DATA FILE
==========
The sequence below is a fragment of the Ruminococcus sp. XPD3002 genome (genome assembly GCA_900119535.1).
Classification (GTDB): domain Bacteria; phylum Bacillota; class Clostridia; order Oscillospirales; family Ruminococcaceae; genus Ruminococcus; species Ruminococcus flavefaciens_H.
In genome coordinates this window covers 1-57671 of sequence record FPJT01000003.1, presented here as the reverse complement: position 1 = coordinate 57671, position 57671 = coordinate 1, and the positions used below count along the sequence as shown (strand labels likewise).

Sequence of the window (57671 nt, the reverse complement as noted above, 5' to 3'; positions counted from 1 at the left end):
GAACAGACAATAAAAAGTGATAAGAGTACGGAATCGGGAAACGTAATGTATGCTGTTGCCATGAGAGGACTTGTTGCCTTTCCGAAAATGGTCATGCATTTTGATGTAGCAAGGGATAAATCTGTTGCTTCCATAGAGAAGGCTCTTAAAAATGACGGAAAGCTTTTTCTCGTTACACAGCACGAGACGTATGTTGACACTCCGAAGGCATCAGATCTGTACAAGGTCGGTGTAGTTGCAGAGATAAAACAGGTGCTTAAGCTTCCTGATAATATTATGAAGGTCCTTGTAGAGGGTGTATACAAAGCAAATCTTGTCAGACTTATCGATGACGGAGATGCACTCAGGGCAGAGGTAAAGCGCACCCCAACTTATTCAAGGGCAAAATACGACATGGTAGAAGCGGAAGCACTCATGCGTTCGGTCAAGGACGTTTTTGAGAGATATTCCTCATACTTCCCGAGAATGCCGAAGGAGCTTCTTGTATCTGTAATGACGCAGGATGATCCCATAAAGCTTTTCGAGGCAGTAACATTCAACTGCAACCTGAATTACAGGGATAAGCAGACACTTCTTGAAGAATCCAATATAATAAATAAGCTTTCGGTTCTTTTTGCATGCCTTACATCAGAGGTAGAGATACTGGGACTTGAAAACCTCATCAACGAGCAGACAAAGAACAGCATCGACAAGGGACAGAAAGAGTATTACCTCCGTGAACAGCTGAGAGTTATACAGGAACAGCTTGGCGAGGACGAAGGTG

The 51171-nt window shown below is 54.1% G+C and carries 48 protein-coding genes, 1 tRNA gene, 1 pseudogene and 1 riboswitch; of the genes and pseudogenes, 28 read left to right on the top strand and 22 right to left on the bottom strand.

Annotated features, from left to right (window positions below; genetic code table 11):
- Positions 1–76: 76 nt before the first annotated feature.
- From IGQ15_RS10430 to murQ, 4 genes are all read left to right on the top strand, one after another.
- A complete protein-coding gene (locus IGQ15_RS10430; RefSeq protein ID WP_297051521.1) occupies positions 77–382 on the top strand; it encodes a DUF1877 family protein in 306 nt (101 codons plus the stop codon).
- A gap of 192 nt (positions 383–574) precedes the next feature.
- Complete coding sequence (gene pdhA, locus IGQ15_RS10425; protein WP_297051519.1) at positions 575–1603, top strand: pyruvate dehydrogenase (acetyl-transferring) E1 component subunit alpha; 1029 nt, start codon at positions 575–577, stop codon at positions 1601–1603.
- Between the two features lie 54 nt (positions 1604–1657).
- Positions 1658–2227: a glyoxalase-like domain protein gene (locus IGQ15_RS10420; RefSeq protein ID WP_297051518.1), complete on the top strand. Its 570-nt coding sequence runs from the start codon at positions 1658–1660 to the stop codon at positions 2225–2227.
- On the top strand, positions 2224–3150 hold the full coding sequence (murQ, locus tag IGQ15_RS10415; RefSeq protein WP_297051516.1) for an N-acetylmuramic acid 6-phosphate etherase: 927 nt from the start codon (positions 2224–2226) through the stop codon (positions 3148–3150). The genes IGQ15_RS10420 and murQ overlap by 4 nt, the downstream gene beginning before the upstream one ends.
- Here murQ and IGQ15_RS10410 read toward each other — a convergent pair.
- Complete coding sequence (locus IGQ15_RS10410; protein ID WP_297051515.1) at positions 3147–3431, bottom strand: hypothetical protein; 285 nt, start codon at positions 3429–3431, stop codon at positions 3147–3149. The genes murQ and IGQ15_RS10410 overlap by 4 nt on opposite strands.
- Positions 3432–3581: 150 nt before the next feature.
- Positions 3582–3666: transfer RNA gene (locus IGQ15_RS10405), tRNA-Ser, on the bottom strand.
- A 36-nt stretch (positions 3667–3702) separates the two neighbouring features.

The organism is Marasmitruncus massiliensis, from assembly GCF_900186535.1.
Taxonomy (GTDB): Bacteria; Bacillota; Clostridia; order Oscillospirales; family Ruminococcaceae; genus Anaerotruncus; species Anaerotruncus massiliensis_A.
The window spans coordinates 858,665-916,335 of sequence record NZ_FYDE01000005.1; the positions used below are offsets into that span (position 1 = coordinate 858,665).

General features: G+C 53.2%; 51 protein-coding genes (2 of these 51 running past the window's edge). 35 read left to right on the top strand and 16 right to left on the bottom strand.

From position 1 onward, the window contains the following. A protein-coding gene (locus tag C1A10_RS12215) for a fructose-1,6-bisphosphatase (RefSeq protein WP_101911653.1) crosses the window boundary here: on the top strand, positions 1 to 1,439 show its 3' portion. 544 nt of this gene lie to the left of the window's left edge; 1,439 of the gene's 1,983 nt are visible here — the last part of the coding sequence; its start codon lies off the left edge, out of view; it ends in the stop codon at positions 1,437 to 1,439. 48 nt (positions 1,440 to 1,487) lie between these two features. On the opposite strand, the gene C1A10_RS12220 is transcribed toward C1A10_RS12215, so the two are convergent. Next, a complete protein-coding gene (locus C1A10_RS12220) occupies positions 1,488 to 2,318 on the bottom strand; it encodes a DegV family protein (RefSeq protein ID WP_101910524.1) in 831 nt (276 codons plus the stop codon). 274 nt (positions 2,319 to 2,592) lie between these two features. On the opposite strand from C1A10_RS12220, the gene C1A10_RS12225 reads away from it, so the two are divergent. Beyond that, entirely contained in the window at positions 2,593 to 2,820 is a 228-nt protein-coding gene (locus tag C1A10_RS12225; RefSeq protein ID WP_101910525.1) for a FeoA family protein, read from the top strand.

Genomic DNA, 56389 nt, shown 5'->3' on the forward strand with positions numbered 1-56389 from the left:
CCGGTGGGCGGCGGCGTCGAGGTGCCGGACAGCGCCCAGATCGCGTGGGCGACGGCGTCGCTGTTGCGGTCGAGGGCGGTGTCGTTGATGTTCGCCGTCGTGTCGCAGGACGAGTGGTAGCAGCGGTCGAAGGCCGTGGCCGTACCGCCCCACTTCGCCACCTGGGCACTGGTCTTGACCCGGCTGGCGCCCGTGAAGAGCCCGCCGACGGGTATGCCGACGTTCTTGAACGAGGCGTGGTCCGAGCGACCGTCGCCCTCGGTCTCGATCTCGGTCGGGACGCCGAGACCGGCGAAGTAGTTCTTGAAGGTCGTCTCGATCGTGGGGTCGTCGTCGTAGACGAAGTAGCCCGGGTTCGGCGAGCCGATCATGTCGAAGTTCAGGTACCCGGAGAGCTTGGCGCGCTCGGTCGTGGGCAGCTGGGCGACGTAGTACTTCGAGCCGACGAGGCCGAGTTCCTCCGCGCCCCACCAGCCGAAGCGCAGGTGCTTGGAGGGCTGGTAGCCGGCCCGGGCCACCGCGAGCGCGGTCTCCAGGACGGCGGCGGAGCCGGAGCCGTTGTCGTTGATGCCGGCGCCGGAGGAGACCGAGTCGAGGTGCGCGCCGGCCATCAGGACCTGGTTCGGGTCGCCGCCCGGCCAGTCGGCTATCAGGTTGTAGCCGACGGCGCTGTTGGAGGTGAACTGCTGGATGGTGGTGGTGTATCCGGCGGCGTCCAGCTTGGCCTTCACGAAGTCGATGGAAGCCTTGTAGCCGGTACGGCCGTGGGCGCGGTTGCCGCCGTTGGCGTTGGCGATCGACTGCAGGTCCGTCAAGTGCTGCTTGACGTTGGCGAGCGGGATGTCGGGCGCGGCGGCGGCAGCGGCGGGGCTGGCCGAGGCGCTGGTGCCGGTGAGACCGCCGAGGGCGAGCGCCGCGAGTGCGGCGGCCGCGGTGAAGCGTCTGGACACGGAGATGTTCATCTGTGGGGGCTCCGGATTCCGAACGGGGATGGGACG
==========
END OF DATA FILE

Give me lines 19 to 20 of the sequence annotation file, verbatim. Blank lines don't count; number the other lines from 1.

- Positions 3582–3666: transfer RNA gene (locus IGQ15_RS10405), tRNA-Ser, on the bottom strand.
- A 36-nt stretch (positions 3667–3702) separates the two neighbouring features.